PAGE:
The Best Ski Resorts In France

Before I begin, it is important to say that I have not skied every resort in France so this is just my opinion based on my experiences.

Val d’Isere

I love Val d’Isere. It is absolutely miles away from the nearest airport but for me, this is part of the charm. You really feel like you are in the middle of the Alps and that the only thing you need to worry about is which run to ski next.

The most surprising thing about Val d’Isere is that although it does have quite a lot of purpose built accommodation blocks, the heart of the resort is an old French alpine village. There are lots of chalets around and you really do feel like you are in a winter wonderland.

The skiing isn’t bad either. The ski area links up with neighbouring Tignes to form the Espace Killy which has around 300km of pistes. Intermediate and advanced skiers will profit most from the ski area as there is a lot of steep stuff, but it is a good place to make progress as a beginner.

The Val d’Isere ski domain can be divided in to 4 main areas: Solaise, Bellevarde, Le Fornet and La Daille. It doesn’t matter too much where you stay as there is a free, regular ski bus that travels around town taking you to the various starting points.

Val d’Isere has not just made this list for its great skiing. It is also a great town for après ski with loads of live music in bars and a couple of good night clubs. For après ski, try Saloon Bar or The Moris Pub, and for after dinner get yourself down to the infamous Dick’s Tea Bar.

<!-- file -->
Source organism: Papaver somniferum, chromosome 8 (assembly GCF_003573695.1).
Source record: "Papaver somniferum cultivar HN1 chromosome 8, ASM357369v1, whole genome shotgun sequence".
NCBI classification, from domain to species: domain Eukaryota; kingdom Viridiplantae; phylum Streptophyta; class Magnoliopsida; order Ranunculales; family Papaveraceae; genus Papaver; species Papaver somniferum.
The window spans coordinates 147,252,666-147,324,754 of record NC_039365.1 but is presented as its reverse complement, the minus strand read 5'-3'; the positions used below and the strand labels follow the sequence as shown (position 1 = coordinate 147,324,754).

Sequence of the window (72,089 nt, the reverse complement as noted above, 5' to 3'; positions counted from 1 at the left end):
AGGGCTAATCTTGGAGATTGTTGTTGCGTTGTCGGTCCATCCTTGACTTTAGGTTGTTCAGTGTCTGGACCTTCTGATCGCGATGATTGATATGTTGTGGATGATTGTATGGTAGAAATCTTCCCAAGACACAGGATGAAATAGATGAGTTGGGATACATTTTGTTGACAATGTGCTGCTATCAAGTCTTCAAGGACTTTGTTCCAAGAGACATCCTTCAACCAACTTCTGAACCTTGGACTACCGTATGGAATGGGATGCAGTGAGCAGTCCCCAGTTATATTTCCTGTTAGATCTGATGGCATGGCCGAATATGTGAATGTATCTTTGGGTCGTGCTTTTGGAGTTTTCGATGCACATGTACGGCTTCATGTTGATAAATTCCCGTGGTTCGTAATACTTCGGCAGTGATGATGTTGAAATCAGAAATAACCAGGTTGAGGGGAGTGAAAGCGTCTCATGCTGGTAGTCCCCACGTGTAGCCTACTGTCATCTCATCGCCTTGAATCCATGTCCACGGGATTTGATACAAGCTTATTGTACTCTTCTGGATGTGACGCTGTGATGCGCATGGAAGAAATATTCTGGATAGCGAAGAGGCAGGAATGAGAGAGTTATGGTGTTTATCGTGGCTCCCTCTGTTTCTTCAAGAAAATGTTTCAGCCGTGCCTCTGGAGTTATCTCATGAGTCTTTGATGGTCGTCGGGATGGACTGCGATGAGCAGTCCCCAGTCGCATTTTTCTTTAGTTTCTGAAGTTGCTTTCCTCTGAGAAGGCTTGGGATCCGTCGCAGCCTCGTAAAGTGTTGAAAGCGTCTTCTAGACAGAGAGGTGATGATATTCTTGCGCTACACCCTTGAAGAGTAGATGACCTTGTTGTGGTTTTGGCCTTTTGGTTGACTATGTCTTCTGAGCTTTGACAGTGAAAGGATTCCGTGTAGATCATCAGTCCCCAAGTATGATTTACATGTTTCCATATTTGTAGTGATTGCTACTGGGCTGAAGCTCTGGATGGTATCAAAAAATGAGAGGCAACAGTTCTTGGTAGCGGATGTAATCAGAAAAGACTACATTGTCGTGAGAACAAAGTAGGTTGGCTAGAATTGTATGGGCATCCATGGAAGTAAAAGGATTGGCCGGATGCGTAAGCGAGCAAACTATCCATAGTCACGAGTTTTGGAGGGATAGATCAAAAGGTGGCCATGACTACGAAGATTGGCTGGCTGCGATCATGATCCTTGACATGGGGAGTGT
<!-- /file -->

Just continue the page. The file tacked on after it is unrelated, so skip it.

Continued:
Get the best price for transfers to Val d’Isere with our local Val d’Isere taxi and transfer companies.

Méribel

After leaving university I worked in Méribel for my first winter season so it holds a special place in my heart. For those that are not familiar with Méribel, it is situated in the middle of the massive 3 valleys ski domain, which is one of the biggest, if not the biggest, linked ski areas in the world with over 600 km of pistes.

From a skiing perspective, Méribel is hard to beat. You have a choice of places to stay in the 3 valleys but Méribel is literally right in the middle, allowing very quick and easy access to any part of the 3 valleys ski area to almost any level of skier.

I also love Méribel because the village itself has a great atmosphere. Although Méribel is a completely purpose built ski resort (give or take the very odd original alpine chalet), it is one of the prettiest. The local authorities had the good sense to enforce some building regulations in Méribel and so every building is built in what you could call “Chalet Style”. There are loads of good bars and restaurants in Méribel and it attracts a great crowd of season workers, many of whom return year after year.

Méribel is made up of a few different resorts. We would recommend trying to stay in the centre of Méribel, or if you are an extremely keen skier, then staying up in Mottaret is not only a bit cheaper, but also gets you closer to the better pistes and has quicker access to both Courchevel and Val Thorens.

If you are looking for a great chalet holiday in Méribel, check out AktivExperience who have 3 chalets in great central locations.

Our favourite bars in Méribel are Evolution, which you will find down by La Caudanne, La Taverne (aka The Tav) which is bang in the centre of town and Fifty50.

Use FindTransfers for your transfers to Méribel – just click the link to enter your transfer request.

Morzine

Morzine is one of our new favourite ski resorts.